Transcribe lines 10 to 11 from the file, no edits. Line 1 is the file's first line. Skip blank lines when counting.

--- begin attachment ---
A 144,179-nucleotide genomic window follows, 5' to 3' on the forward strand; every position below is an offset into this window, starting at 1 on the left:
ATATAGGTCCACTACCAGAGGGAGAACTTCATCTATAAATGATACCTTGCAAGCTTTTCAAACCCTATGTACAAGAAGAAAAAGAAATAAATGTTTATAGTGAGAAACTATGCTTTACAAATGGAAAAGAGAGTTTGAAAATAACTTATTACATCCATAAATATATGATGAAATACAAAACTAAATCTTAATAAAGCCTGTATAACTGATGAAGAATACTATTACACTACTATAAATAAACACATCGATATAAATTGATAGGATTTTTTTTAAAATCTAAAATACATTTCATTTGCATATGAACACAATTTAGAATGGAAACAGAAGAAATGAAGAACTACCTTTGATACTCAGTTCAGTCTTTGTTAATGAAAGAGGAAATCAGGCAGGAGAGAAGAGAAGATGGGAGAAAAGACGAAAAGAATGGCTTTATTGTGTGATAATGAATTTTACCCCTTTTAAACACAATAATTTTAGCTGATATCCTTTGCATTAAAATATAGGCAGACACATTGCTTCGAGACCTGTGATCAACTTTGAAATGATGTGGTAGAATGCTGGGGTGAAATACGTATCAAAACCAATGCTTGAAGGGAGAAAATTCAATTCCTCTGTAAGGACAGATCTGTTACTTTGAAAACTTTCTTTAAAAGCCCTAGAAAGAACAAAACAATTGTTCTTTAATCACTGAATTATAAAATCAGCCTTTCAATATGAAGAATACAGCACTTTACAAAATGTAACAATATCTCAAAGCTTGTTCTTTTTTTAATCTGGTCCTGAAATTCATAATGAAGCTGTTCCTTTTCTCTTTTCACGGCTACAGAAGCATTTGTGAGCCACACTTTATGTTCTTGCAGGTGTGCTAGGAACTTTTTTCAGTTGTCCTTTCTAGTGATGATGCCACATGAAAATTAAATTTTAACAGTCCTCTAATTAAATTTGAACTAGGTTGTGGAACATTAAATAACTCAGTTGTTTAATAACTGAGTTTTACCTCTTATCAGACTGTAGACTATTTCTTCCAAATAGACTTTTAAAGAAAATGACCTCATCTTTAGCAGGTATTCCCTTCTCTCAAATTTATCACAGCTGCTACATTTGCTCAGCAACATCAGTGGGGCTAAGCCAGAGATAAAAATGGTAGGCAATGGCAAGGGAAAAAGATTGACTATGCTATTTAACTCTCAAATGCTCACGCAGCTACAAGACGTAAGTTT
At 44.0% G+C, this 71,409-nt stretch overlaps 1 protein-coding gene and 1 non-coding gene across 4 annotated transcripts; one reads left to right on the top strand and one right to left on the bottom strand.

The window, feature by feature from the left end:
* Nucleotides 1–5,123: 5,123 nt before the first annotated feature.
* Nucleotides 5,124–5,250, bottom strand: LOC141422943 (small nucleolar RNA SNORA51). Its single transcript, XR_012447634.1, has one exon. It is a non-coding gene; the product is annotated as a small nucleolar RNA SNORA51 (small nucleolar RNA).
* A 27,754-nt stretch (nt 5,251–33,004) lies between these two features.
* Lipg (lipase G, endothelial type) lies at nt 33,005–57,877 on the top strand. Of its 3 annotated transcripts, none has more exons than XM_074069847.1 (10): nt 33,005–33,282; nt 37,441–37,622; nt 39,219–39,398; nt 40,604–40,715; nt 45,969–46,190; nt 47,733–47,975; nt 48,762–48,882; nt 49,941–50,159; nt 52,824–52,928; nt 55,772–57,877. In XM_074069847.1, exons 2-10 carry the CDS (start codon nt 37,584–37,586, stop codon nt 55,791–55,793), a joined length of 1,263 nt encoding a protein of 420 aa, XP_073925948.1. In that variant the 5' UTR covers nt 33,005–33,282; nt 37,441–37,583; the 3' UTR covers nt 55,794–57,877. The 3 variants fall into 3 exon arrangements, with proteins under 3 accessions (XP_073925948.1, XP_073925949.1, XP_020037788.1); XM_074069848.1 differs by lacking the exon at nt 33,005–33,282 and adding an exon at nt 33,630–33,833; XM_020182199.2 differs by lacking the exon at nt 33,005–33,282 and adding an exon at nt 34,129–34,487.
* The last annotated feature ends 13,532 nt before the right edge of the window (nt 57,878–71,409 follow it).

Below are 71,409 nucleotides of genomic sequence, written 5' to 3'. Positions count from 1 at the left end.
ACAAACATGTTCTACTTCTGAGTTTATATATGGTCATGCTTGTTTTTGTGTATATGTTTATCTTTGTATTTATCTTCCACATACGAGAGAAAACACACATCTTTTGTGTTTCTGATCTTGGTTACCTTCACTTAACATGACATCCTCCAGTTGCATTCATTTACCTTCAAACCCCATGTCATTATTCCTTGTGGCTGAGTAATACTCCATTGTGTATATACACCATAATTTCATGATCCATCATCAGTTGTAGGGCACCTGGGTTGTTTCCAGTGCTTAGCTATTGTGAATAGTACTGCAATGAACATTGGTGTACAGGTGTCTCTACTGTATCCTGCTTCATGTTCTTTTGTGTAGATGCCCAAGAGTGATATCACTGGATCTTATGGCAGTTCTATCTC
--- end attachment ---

Below are 71,409 nucleotides of genomic sequence, written 5' to 3'. Positions count from 1 at the left end.
ACAAACATGTTCTACTTCTGAGTTTATATATGGTCATGCTTGTTTTTGTGTATATGTTTATCTTTGTATTTATCTTCCACATACGAGAGAAAACACACATCTTTTGTGTTTCTGATCTTGGTTACCTTCACTTAACATGACATCCTCCAGTTGCATTCATTTACCTTCAAACCCCATGTCATTATTCCTTGTGGCTGAGTAATACTCCATTGTGTATATACACCATAATTTCATGATCCATCATCAGTTGTAGGGCACCTGGGTTGTTTCCAGTGCTTAGCTATTGTGAATAGTACTGCAATGAACATTGGTGTACAGGTGTCTCTACTGTATCCTGCTTCATGTTCTTTTGTGTAGATGCCCAAGAGTGATATCACTGGATCTTATGGCAGTTCTATCTC